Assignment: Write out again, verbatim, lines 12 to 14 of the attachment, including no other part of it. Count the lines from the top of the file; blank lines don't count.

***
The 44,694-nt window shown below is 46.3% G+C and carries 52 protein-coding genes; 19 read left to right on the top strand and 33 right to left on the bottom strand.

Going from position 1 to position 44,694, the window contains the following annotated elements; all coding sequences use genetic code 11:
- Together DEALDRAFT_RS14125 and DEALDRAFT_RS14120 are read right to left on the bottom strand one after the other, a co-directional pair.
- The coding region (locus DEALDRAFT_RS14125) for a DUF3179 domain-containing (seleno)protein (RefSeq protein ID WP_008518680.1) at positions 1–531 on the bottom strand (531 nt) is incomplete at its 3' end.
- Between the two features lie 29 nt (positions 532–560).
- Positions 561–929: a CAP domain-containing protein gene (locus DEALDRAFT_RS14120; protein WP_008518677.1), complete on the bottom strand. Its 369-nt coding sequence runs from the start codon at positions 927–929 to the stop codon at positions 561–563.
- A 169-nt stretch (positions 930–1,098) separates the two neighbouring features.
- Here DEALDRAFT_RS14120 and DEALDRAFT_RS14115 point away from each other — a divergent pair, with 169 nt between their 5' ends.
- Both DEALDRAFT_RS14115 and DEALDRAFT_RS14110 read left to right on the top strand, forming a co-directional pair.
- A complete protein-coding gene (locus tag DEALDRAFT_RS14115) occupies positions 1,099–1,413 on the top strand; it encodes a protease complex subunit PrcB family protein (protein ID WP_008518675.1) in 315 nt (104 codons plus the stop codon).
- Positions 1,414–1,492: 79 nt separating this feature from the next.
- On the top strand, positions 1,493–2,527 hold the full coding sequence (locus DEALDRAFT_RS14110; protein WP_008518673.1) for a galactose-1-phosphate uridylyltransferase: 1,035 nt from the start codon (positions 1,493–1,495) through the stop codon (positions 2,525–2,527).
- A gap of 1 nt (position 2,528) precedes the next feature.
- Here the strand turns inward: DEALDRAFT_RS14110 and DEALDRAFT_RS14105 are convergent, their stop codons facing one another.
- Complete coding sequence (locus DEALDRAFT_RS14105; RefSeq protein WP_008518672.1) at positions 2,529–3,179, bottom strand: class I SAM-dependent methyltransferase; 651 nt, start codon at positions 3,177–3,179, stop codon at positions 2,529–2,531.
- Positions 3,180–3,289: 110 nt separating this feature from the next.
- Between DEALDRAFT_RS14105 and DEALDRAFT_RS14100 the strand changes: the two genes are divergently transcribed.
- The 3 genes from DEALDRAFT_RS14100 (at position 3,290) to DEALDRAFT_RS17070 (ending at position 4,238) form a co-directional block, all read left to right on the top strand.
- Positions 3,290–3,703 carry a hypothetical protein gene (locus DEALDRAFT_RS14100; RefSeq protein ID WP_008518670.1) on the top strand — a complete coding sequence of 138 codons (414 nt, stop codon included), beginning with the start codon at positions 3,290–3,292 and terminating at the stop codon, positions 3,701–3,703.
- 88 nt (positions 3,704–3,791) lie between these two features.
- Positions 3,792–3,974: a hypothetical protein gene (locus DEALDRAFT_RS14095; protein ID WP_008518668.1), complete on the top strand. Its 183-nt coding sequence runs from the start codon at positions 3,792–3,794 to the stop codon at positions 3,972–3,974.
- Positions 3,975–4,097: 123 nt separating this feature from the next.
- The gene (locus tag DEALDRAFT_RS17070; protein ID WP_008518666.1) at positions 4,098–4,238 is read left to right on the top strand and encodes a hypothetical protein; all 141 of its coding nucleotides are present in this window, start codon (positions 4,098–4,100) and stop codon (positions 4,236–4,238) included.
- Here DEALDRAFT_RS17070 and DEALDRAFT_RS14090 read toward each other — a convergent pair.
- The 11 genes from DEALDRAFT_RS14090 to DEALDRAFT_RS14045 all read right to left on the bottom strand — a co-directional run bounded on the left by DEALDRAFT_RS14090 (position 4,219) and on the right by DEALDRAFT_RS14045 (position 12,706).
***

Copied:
- On the top strand, positions 1,493–2,527 hold the full coding sequence (locus DEALDRAFT_RS14110; protein WP_008518673.1) for a galactose-1-phosphate uridylyltransferase: 1,035 nt from the start codon (positions 1,493–1,495) through the stop codon (positions 2,525–2,527).
- A gap of 1 nt (position 2,528) precedes the next feature.
- Here the strand turns inward: DEALDRAFT_RS14110 and DEALDRAFT_RS14105 are convergent, their stop codons facing one another.